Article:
Federal Reserve punts, for nowJuly 31, 2013: 2:31 PM ET
What's most significant about the Federal Reserve's latest statement is what it did not address: tapering bond-buying and future policy guidance.
By Mohamed A. El-Erian
FORTUNE -- After the discomforting volatility of May and June, the Federal Reserve opted today for market tranquility. As a result, two (if not three) consequential decisions are now pushed to September -- raising the question of whether the current pursuit of market calm will develop deeper roots in the interim or, instead, come at the cost of greater instability down the road.
Here are the three main things that the Fed told us this afternoon at the conclusion of a two-day policy meeting: The U.S. economy continues to improve, though at a moderate pace with unemployment still too high; given the continued need for a "highly accommodative stance of monetary policy," central bankers expect to keep policy interest rates low for a long time; and the economic outlook remains uncertain, including the balance between inflation and disinflation.
More significant is what central bankers decided not to address this time around. Two elements stand out here: They refrained from providing additional information on their inclination to "taper" Fed purchases of market securities; and they abstained from significantly evolving their forward policy guidance.
It is understandable that the Fed decided to hold back on these issues.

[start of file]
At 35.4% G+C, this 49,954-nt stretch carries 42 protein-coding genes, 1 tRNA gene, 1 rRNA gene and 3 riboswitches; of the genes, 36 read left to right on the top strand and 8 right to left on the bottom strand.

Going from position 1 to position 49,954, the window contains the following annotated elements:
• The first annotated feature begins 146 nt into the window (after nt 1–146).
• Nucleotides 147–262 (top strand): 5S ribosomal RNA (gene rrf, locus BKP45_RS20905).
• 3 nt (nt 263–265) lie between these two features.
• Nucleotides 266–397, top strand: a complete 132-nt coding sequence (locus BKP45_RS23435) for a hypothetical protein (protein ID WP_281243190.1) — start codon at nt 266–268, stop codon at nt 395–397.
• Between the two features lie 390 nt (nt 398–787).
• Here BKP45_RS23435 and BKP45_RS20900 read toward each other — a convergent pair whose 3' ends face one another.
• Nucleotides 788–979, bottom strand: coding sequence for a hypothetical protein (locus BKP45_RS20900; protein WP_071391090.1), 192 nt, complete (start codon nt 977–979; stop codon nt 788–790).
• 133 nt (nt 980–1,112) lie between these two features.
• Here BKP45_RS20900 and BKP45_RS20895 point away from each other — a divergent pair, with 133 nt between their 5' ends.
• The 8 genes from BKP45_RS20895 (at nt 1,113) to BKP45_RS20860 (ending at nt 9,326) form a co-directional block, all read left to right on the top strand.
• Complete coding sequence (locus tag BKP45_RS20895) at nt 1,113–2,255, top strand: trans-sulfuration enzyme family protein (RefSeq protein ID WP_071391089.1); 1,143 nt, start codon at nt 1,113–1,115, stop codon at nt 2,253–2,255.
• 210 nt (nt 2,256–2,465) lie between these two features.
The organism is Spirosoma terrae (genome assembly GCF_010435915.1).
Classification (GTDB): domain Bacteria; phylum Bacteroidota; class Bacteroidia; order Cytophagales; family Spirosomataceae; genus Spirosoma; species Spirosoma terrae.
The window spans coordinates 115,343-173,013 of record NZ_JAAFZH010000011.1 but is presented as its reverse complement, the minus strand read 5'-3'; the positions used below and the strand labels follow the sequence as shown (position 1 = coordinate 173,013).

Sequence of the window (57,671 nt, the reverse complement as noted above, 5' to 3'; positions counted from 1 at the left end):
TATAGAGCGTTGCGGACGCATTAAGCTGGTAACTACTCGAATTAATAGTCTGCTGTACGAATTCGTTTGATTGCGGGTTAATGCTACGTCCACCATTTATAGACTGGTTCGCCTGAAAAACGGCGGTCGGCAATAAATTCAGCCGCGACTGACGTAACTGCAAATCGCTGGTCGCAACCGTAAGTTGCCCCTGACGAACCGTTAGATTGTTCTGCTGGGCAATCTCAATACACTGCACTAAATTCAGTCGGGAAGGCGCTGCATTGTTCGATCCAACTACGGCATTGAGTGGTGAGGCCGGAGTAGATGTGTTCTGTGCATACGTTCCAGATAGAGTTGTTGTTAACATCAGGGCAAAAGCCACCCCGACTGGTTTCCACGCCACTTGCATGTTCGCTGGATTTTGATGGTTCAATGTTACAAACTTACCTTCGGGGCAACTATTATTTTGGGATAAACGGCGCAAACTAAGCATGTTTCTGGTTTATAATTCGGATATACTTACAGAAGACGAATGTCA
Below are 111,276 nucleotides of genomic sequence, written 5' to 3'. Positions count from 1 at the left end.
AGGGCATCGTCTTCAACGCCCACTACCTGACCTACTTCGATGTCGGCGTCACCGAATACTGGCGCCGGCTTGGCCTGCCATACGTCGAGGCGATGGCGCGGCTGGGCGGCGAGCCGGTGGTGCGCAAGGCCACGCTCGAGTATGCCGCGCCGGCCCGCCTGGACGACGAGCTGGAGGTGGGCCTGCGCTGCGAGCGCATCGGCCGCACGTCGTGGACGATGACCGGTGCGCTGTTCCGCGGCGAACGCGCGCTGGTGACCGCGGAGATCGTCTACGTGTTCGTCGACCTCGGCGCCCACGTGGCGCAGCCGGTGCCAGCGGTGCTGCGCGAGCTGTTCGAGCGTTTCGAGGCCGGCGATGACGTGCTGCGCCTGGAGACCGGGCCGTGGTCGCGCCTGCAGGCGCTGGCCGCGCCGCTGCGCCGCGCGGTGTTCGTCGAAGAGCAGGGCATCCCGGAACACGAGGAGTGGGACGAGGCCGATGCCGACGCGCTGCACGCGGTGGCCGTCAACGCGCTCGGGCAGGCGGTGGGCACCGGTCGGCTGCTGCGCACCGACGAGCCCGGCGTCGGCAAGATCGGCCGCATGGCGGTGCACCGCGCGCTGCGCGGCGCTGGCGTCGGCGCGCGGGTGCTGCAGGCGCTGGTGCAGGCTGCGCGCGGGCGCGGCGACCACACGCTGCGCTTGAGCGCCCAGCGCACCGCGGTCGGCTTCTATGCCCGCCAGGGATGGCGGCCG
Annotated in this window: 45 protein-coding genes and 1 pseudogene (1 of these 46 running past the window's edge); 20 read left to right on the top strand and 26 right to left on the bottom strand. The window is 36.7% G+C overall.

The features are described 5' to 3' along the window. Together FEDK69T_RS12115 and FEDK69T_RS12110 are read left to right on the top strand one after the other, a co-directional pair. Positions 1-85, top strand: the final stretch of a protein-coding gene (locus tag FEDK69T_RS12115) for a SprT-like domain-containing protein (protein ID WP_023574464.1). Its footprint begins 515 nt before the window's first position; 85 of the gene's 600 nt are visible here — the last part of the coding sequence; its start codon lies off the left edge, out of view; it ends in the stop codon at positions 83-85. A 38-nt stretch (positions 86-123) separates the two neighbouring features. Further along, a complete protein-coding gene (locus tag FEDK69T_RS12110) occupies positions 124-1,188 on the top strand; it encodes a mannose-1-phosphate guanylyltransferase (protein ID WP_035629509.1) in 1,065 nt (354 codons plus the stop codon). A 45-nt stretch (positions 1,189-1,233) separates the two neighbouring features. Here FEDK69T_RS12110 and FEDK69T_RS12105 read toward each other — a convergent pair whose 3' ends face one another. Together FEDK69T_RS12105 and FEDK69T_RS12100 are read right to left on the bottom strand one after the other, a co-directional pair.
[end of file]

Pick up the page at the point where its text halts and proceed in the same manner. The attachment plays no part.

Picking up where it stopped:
The intense market dislocations that followed the May/June mentions of Fed tapering suggest that investors were yet to be sufficiently convinced on the prospects for an orderly handoff from "assisted" growth to "genuine" growth. As such, a lessening of Fed support for the economy was viewed as both premature and disruptive.
It is highly probable that the two issues will be addressed by Fed officials at their next policy meeting. And, by waiting until September, they hope that investor apprehension will be countered by additional data releases confirming that the U.S. economy is approaching "escape velocity."
Such an outcome, were it to materialize, would also facilitate the next evolution of the forward guidance strategy (the other particularly complex component of the institution's highly experimental policy stance). As such, the Fed hopes to enhance the probability of an orderly and gradual reduction in the institution's experimental policies.
In September we may also have greater clarity on who will succeed Ben Bernanke at the helm of the world's most powerful central bank. Accordingly, rather than be mesmerized by the Summers-Yellen media circus, investors could have a better handle on policy continuity at the one economic institution that has stepped up to its policymaking responsibilities in the U.S.
All this makes the next Fed policy meeting a particularly important and tricky one. And it is not as if September was uncertainty-light to begin with.
Remember Europe? Virtually every key economic and financial decision there -- whether national or regional -- has been put on hold awaiting the outcome of German elections in September.
As with the U.S., the operational focus on the other side of the Atlantic Ocean is on avoiding anything that could rock the boat. And, again, the result is to postpone important national and eurozone-wide initiatives.
So, let's enjoy this period of tranquility. And let's hope that subsequent developments end up minimizing, rather than amplifying, the risk of a backdraft.
Mohamed A. El-Erian is the CEO and co-chief investment officer of PIMCO.